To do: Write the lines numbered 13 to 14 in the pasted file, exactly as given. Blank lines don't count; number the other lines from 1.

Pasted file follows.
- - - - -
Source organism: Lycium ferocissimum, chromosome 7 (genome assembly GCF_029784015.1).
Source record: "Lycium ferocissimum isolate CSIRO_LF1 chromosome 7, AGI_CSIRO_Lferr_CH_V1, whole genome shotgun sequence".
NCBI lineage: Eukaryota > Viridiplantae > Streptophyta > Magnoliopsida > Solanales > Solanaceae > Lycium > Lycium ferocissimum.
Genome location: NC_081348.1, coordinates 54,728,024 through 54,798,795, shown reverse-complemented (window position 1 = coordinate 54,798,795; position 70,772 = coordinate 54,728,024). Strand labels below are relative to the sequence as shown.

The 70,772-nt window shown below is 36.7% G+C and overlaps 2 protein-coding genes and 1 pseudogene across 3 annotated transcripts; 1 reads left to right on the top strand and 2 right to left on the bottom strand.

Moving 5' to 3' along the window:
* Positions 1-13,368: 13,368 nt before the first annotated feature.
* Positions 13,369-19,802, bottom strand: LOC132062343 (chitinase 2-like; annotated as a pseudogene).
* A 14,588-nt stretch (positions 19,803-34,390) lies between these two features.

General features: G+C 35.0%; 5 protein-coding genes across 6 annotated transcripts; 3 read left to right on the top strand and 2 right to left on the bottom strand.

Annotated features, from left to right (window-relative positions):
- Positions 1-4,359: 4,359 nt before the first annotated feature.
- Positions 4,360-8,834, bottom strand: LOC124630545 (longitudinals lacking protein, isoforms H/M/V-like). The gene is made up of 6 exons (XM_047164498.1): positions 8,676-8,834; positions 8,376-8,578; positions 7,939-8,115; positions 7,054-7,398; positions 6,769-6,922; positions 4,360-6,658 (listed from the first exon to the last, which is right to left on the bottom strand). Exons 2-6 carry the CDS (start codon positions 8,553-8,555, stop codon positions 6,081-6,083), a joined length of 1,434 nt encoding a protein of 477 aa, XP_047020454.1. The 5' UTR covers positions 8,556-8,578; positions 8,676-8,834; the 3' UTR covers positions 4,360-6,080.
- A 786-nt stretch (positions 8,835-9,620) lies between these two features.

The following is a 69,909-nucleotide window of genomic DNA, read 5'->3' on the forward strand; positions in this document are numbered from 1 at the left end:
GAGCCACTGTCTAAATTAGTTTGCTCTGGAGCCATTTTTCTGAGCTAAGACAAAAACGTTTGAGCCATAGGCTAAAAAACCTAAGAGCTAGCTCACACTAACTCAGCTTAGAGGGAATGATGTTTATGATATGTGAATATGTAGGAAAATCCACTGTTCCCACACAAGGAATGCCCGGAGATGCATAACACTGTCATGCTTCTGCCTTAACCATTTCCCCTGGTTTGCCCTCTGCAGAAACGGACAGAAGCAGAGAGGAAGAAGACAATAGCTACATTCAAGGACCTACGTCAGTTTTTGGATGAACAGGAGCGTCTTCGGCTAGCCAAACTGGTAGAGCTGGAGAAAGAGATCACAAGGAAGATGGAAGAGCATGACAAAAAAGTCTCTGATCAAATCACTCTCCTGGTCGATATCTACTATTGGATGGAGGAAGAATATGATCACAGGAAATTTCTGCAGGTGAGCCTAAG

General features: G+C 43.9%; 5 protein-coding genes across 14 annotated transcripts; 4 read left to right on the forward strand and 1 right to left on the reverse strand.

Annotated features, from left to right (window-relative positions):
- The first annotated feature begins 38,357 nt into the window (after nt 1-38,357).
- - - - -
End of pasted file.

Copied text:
- Positions 4,360-8,834, bottom strand: LOC124630545 (longitudinals lacking protein, isoforms H/M/V-like). The gene is made up of 6 exons (XM_047164498.1): positions 8,676-8,834; positions 8,376-8,578; positions 7,939-8,115; positions 7,054-7,398; positions 6,769-6,922; positions 4,360-6,658 (listed from the first exon to the last, which is right to left on the bottom strand). Exons 2-6 carry the CDS (start codon positions 8,553-8,555, stop codon positions 6,081-6,083), a joined length of 1,434 nt encoding a protein of 477 aa, XP_047020454.1. The 5' UTR covers positions 8,556-8,578; positions 8,676-8,834; the 3' UTR covers positions 4,360-6,080.
- A 786-nt stretch (positions 8,835-9,620) lies between these two features.